Reeling from competition from low-cost Asian garments, several US textile makers are taking a novel approach to help them survive - aggressively promoting trade with the Caribbean and Central America.
Textile makers are asking their customers - companies that make trousers, shirts and other garments - to convince major retail chains to buy goods made in the Caribbean and Central America out of US material. They're touting the advantages of a new law that removes tariffs on certain items made in the region.
They hope the campaign will increase sales of US yarns and fabrics - and halt the flow of regular plant closures and job losses. The Carolinas have been particularly hard hit, with layoffs announced at dozens of companies in recent months, including industry giants such as Burlington Industries and Pillowtex.
Last week, Unifi Inc., a Greensboro nylon and polyester yarn maker, approached garment-makers in the Dominican Republic, Honduras, Guatemala and El Salvador. The company is teaching them how to convince retailers, such as Ann Taylor, Dillard's and Saks Fifth Avenue, that clothes made in the region from US material are cheaper and faster to market than those made in Asia.
This year, Charlotte yarn-maker Celanese Acetate opened a "fabric library" in New York to show retailers and garment-makers the fabrics available through Central America and the Caribbean, hoping to steer them to US-made materials assembled there.
"In the past, we didn't meet with retailers and garment manufacturers, but now there's not a week when we didn't have them in here", said Ellen Sweeney, a Celanese Acetate spokeswoman. "People who in the past said they have used Asian imports have asked us if we can you connect them to Caribbean manufacturers".
Breaking with tradition
"Going directly to retailers breaks with traditional marketing practices for yarn-makers", said industry consultant Mary O'Rourke, managing director of the Jassin-O'Rourke Group in New York City. "Not since the early 1970s have yarn-makers marketed directly to retailers, and then it was to tell them about new kinds of synthetic fibres", she said.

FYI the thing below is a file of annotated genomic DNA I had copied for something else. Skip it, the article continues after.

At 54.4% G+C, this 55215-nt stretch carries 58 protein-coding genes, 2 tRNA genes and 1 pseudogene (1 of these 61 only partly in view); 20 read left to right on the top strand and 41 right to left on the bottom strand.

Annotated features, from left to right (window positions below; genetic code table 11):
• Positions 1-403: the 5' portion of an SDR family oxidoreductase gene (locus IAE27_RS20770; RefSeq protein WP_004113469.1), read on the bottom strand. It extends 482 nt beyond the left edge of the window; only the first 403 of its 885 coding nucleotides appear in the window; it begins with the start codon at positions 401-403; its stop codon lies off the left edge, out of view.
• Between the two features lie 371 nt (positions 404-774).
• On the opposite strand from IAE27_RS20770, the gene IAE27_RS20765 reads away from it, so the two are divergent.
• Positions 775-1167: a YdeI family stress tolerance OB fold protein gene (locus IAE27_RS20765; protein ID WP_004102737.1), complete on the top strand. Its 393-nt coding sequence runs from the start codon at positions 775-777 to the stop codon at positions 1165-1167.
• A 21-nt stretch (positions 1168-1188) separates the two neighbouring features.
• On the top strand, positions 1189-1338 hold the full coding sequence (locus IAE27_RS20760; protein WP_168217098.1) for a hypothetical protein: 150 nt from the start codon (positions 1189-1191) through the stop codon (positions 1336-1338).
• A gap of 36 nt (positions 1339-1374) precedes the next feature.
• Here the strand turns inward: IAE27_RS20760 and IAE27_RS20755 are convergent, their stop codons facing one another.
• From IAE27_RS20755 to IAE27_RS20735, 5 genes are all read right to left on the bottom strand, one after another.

This strategy shift was brought about by new tariff advantages of trading with certain countries in the Caribbean and Central America. Under legislation that took effect last year, garments assembled in the region out of US-made material can enter the United States duty-free. Garments made in Asia are subject to duties averaging 30 percent of the garment's cost.
About 22 percent of apparel sold in the United States is made in Asia, compared with 9 percent made in the Caribbean Basin, according to figures from the American Apparel and Footwear Association.
Textile companies say retailers are interested in buying clothes from places outside of Asia, particularly after September's terrorist attacks made shipping more difficult. But uncertainty over final rules of the legislation, known as the Caribbean Basin Initiative, as well as retailers' ignorance about its advantages, has hampered trade with the region, they say.
"All of this uncertainty has retarded or delayed the shifting of production from Asia to the Caribbean", said Carlos Moore of the American Textile Manufacturers Institute. So textile companies are stepping in to ensure retailers know about the programme.
Motivating the industry
At a meeting this month in Greensboro, Unifi officials urged about 70 of their customers - fabric makers, mostly - to work together to push trade with the Caribbean Basin for the good of the industry. "If we don't get out there as an industry and sell it and talk about it, it will never ever happen", said Stewart Little, the company's senior vice president of customer development. "We're just trying to motivate the industry, and we'll all benefit".
To qualify for duty-free treatment from the Caribbean Basin, companies in that region must import yarn or fabric from the United States and assemble the garments there before shipping them back to the United States for sale.
Textile industry officials say that process, as opposed to importing directly from Asia, is quicker, and in many cases cheaper - particularly with high-end garments made of synthetic fabric. It would also save US textile jobs, because US companies would make the material, as opposed to Asian companies, where labour costs are as low as 22 cents an hour.
Despite a sluggish economy, yarn and fabric exports to the Caribbean and Central America have risen since the new trade rules took effect. Compared with all of 1999, yarn exports to the Caribbean Basin in the first nine months of 2001 alone nearly doubled, to more than $195 million (£134 million). Fabric exports nearly doubled, too, to almost $887 million (£608 million) in the first three quarters of 2001, according to figures from the US Department of Commerce.
The 9-11 attacks might have opened the door to the Caribbean even further. Tighter customs scrutiny and beefed-up security on vessels from Asia have slowed transportation, and some retailers are less inclined to travel to that part of the world, industry officials say.
Ron Roach, vice president of sales with Contempora Fabrics Inc. of Lumberton, says he attended this month's seminar in Greensboro to explore ways to increase his business. The company employs 220 and knits women's wear and men's wear, as well as bridal wear and lingerie. "We're trying to stay alive, to see what's out there that we can take advantage of", he said.
At the Greensboro meeting this month, O'Rourke, the industry consultant, told the group it would need to work to expand trade to the Caribbean Basin. "The potential is there", she said, "and you have to go after it".